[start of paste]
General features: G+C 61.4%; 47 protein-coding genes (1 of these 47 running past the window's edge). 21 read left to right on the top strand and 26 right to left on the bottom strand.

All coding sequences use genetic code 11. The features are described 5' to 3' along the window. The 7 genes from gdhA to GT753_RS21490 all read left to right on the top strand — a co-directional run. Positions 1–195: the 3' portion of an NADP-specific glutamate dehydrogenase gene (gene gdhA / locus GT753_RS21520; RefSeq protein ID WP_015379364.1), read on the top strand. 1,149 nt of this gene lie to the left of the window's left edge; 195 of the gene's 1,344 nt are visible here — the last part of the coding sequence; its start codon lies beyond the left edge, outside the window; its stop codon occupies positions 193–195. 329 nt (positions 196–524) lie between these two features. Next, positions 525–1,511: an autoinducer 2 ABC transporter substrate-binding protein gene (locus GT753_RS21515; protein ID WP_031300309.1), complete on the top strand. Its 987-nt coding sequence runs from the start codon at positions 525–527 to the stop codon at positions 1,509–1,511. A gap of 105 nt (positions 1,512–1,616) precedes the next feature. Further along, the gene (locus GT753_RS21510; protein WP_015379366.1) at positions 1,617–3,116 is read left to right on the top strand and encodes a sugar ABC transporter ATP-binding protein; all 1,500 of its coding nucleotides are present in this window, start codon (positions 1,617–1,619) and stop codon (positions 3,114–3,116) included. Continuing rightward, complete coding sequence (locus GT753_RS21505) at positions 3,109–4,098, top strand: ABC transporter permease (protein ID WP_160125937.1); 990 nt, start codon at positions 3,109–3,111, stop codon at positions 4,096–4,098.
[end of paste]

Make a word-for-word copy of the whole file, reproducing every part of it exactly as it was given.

General features: G+C 61.4%; 47 protein-coding genes (1 of these 47 running past the window's edge). 21 read left to right on the top strand and 26 right to left on the bottom strand.

All coding sequences use genetic code 11. The features are described 5' to 3' along the window. The 7 genes from gdhA to GT753_RS21490 all read left to right on the top strand — a co-directional run. Positions 1–195: the 3' portion of an NADP-specific glutamate dehydrogenase gene (gene gdhA / locus GT753_RS21520; RefSeq protein ID WP_015379364.1), read on the top strand. 1,149 nt of this gene lie to the left of the window's left edge; 195 of the gene's 1,344 nt are visible here — the last part of the coding sequence; its start codon lies beyond the left edge, outside the window; its stop codon occupies positions 193–195. 329 nt (positions 196–524) lie between these two features. Next, positions 525–1,511: an autoinducer 2 ABC transporter substrate-binding protein gene (locus GT753_RS21515; protein ID WP_031300309.1), complete on the top strand. Its 987-nt coding sequence runs from the start codon at positions 525–527 to the stop codon at positions 1,509–1,511. A gap of 105 nt (positions 1,512–1,616) precedes the next feature. Further along, the gene (locus GT753_RS21510; protein WP_015379366.1) at positions 1,617–3,116 is read left to right on the top strand and encodes a sugar ABC transporter ATP-binding protein; all 1,500 of its coding nucleotides are present in this window, start codon (positions 1,617–1,619) and stop codon (positions 3,114–3,116) included. Continuing rightward, complete coding sequence (locus GT753_RS21505) at positions 3,109–4,098, top strand: ABC transporter permease (protein ID WP_160125937.1); 990 nt, start codon at positions 3,109–3,111, stop codon at positions 4,096–4,098.